How Does Nigeria Rank on the Global Stage of Esports?

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Nigeria has the biggest economy in Africa, with a GDP of $442.98 billion in 2020. It also has one of the largest gaming markets on the continent, thanks in part to its large population and good internet infrastructure.

Nigeria is also a nation that loves sport. It performs well at the Olympics, has a huge passion for football, and sees a large proportion of its citizens taking part in some form of physical activity on a regular basis.

So it would make sense that Nigerians would love esports, the combination of video gaming and sporting competition.

But how does Nigeria shape up against the rest of the world when it comes to esports?

What Are Esports?

Esports are competitions that involve games that are played through a computer, smartphone or console. They’re run like other professional sports leagues, with teams, sponsors, referees, commentators, and broadcast contracts; the only main difference between them is that the contenders battle it out in a digital world instead of in reality.

The most popular esports are also the most popular video games, with titles such as Fortnite, Call of Duty, League of Legends, and FIFA all high up on the list. There is some debate over whether card games like poker can also be considered esports when they’re being played online.

Some esports tournaments take place online, with competitors playing from home or their team’s premises, while others take place at large arenas and other venues. Many of the biggest competitions actually combine the two, adding a public qualification round that starts with people playing at home before a live round that’s played in an arena and often in front of a live audience.

Esports share many similarities with traditional sports. They are often broadcast to fans, either over the internet through sites like Twitch or via traditional television networks. Games are commentated on, just like any other type of sport, so that the spectators have a clearer understanding of what’s going on.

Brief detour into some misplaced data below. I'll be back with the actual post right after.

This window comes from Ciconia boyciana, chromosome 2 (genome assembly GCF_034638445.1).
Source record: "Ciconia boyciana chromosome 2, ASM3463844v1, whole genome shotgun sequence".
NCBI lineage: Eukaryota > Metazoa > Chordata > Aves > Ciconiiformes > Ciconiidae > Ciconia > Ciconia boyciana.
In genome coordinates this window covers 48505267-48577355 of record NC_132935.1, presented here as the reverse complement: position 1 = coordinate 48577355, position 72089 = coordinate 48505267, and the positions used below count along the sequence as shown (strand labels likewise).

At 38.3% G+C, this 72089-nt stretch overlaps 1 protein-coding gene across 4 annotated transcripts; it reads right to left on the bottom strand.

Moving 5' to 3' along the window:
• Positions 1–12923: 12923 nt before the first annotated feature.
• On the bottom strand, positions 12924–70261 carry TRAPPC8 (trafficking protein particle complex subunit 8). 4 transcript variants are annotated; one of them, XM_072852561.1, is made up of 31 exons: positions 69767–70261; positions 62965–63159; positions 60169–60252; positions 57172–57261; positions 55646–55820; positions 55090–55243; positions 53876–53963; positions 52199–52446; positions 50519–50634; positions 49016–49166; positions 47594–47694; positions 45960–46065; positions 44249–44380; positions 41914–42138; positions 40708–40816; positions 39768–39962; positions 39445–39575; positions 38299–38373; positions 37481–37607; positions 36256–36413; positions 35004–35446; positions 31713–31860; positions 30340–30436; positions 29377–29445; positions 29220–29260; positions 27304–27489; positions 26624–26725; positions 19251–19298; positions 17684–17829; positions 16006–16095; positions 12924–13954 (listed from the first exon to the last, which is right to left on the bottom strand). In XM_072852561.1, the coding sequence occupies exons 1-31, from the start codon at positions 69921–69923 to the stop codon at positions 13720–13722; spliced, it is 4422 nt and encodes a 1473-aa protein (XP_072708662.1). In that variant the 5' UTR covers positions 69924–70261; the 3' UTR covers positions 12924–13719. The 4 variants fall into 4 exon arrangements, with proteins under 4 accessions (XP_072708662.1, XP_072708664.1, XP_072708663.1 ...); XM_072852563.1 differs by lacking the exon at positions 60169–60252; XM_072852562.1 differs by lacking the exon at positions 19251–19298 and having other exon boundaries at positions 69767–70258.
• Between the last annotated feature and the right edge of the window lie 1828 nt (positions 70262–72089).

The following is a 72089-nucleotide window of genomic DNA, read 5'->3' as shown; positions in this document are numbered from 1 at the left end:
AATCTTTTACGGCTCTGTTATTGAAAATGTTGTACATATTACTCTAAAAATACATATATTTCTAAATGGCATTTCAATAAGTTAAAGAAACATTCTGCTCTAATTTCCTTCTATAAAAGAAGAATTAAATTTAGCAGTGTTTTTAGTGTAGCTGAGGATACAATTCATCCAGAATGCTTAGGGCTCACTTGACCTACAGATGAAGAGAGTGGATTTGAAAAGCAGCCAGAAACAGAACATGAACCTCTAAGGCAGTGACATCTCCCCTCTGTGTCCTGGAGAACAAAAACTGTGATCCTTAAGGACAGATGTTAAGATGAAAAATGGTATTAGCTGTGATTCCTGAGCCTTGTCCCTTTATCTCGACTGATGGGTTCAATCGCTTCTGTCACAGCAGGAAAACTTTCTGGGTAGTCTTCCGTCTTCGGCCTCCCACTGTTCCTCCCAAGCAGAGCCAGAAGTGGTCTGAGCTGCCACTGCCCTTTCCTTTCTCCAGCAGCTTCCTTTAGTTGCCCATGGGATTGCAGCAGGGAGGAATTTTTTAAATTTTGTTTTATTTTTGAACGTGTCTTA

Players and teams are also sponsored by major brands, leading to a growing commercialisation and professionalisation of esports around the world. This has led to many of the biggest companies, including Intel, Red Bull, BMW, as well as sports leagues like the NBA and Formula 1, getting involved in competitive video gaming.

Nigeria's Rank on the Global Stage of EsportsEsports in Nigeria

Esports within Nigeria are lagging behind other parts of the world. Asia is where the biggest market is, thanks in part to the large populations of countries like China and the advanced tech sectors in Japan and South Korea. North America and Europe are also pretty close behind too.

In Nigeria, esports had been governed by Esports Nigeria, which even went as far as launching its own leagues in 2020. However, its social media profiles haven’t been updated for around six months and its website is no longer resolving to a server.

Esports Earnings, a website that tracks the prize money that esports players receive, does not currently list any Nigerian players. This is despite many other African countries being featured, including Kenya, Zambia, Ethiopia, Morocco, Algeria, and Egypt.

This doesn’t mean there aren’t any players who have been successful enough to earn any income. There are plenty of locally organised events, such as Fingaz n Thumbz, a FIFA 20 competition that was held in Lekki, and a League of Legends tournament held in 2020.

Long Way to Go

It’s clear that esports in Nigeria have a long way to go to catch up to the level seen elsewhere in the world. Even when compared to other similarly-sized African countries, Nigeria lags behind.

It’s not entirely clear why this is as the country has all of the characteristics that you’d expect esports to thrive in, including a strong economy, good internet infrastructure, and a big video games market.

It is likely a chicken and egg scenario taking place here. Without big tournaments, there won’t be many quality esports players competing in Nigeria, and without the players, there is no reason to organise a competition.

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